More significant is the potential impact on mission operations. Often there are financial pressures which require reducing the functionality of hardware, a process known as descoping. This is true of nearly any mission, large or small. Cassini, a burly flagship, had its scan platforms eliminated while Phoenix, a bare-bones Scout, saw its Direct-To-Earth antenna and descent imager descoped. Thus, as a significant expense, one can cut costs dramatically by avoiding any region that requires special procedures altogether.

This is having a large impact on our exploration of Mars. Both ESA’s Exo-Mars and NASA’s Mars Science Lab, each a flagship-class mission, are avoiding special regions to pare back costs.

As well, it is arguable that an opportunity to study Europa might have been lost by the requirement of disposing of the Galileo Spacecraft in Jupiter’s atmosphere and not having it strike Europa. This could have been observed from the ground, or timed to coincide with the passage of the New Horizons spacecraft, which passed through the Jovian system on a gravity assist in February, 2007. The resulting plume could have told us a great deal about the composition of the Europan surface. Even if it had not been placed on a collision course for the moon, the spacecraft could have continued collecting data until it ran out of orbit-maintenance propellant and allowed to become derelict.

It is true that we do not want to contaminate these places to the point that we can no longer study them. But what makes these regions special is also what makes them interesting and desirable targets. As such, I have to wonder if the best is not the enemy of the good in this case. As much as we can learn incrementally from non-special regions, the rewards of exploring these other areas are potentially much greater. Space exploration is a public enterprise, and nothing grabs the imagination of our funding base more then uncovering more about the potential for life in the solar system and our place in it. If we continue to ignore these places because we set such a high bar for their exploration, we risk loosing this valuable support.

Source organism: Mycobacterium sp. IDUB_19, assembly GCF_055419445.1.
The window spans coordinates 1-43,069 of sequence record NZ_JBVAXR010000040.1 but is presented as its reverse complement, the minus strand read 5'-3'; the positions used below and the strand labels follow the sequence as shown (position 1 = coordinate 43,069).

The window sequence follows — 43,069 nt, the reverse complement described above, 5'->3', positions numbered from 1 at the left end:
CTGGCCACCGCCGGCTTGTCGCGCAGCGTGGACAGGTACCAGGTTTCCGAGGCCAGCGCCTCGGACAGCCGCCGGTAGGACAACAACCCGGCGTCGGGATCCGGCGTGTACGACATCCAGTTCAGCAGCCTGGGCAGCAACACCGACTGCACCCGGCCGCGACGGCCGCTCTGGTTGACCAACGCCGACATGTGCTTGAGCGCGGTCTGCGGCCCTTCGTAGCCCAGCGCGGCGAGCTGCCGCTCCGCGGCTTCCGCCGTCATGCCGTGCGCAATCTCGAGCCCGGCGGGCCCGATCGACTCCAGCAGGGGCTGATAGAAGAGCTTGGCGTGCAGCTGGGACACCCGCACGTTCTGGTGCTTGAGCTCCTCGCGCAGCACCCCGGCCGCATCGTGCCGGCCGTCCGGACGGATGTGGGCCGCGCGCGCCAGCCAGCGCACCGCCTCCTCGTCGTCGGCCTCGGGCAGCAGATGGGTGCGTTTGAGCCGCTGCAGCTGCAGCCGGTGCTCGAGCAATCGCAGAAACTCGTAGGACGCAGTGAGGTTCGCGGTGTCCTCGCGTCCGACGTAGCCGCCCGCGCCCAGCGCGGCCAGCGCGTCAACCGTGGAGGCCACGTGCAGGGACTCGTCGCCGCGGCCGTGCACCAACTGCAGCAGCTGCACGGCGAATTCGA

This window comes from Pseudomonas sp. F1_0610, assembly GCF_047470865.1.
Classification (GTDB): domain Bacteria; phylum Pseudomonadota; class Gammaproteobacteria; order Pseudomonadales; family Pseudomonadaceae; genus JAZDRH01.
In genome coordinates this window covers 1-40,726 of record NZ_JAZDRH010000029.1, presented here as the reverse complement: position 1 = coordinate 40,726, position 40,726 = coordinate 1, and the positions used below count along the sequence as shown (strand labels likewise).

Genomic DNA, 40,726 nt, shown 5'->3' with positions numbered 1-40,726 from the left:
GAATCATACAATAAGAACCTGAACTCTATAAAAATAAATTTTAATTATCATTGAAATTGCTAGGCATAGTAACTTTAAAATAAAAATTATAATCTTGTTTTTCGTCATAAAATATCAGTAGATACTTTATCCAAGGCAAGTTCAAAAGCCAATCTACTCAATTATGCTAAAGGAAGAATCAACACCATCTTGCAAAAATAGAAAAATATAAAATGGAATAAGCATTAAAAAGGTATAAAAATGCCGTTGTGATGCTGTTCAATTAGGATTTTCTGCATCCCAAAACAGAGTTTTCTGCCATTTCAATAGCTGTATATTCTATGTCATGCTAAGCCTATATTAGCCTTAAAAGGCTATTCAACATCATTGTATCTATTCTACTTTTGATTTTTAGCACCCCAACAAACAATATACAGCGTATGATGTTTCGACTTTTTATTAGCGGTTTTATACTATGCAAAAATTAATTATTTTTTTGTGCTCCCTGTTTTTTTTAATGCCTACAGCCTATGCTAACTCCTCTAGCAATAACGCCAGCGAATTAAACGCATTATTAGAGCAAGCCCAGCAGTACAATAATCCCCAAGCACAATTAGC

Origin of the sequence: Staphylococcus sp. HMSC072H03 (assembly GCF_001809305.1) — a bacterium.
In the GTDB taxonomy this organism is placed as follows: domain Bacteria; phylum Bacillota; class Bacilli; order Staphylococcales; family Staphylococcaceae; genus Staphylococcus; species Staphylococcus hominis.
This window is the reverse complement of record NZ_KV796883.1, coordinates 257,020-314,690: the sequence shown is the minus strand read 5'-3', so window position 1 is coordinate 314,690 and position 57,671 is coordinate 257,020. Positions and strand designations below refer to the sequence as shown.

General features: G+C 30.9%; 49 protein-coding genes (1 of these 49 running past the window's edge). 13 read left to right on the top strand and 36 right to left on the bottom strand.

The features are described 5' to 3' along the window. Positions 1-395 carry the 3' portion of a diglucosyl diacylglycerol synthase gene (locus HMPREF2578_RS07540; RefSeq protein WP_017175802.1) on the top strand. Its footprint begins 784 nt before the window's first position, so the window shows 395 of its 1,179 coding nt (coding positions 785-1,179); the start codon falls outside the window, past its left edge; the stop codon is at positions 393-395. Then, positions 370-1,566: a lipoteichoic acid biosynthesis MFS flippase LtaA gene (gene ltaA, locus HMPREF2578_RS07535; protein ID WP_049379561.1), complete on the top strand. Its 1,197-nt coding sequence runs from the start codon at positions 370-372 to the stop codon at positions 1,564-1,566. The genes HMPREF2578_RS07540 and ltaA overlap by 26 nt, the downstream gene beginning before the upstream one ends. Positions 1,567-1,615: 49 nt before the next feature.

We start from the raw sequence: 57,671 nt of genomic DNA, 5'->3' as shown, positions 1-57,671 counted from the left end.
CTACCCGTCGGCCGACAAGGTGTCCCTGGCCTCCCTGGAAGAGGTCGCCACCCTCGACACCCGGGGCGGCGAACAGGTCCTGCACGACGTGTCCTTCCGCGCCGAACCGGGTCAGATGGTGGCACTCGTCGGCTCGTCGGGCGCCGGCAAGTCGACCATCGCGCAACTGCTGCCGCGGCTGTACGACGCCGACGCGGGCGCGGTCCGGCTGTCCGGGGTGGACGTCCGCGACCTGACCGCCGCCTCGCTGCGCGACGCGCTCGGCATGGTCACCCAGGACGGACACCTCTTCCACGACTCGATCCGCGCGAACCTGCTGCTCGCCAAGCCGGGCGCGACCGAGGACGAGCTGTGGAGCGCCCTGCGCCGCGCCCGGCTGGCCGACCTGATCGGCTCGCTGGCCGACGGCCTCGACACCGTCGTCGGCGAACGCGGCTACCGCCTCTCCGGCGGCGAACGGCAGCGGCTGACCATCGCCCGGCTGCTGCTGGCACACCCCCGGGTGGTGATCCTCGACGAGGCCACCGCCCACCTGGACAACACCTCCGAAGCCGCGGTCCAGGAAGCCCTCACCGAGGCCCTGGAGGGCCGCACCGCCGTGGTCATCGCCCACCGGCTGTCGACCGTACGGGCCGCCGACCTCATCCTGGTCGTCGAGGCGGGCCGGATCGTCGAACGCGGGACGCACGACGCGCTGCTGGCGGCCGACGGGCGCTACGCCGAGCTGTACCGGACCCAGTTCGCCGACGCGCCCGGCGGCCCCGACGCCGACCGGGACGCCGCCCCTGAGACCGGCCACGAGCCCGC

Perhaps we should be thinking in terms of resource management. Anyone who has had a cold can appreciate the resourcefulness of the little Von Neuman machines which are terrestrial microorganisms. But evolution cannot operate in the absence of reproduction and even in special regions, conditions are not exactly clement. The chances of terrestrial contaminants merely venturing beyond the level of dormant spores, not to mention thriving and replicating, anywhere on the Martian or Europan surface is low.

As such, perhaps we could consider setting aside areas where limited local contamination is permissible. This would preserve the special regions as a whole while allowing us to get answers to our biggest outstanding questions. As well, recall that any directly interacting part or life detection sensor will need to be incredibly clean to avoid false positives, so even this compromise does not increase the risk much. As Andrew has said, there is life on Mars within our landed spacecraft. But if it is confined to that barest of inhabitable niches, then the planet remains protected.

Either way, the point may be moot soon. With boots-on-the-ground human exploration planned for not long after the current pair of missions to Mars, contamination becomes inevitable. After all, it’s hard to sterilize a creature that is 10% by mass bacteria.

For more information, you can check out this helpful Nature News article: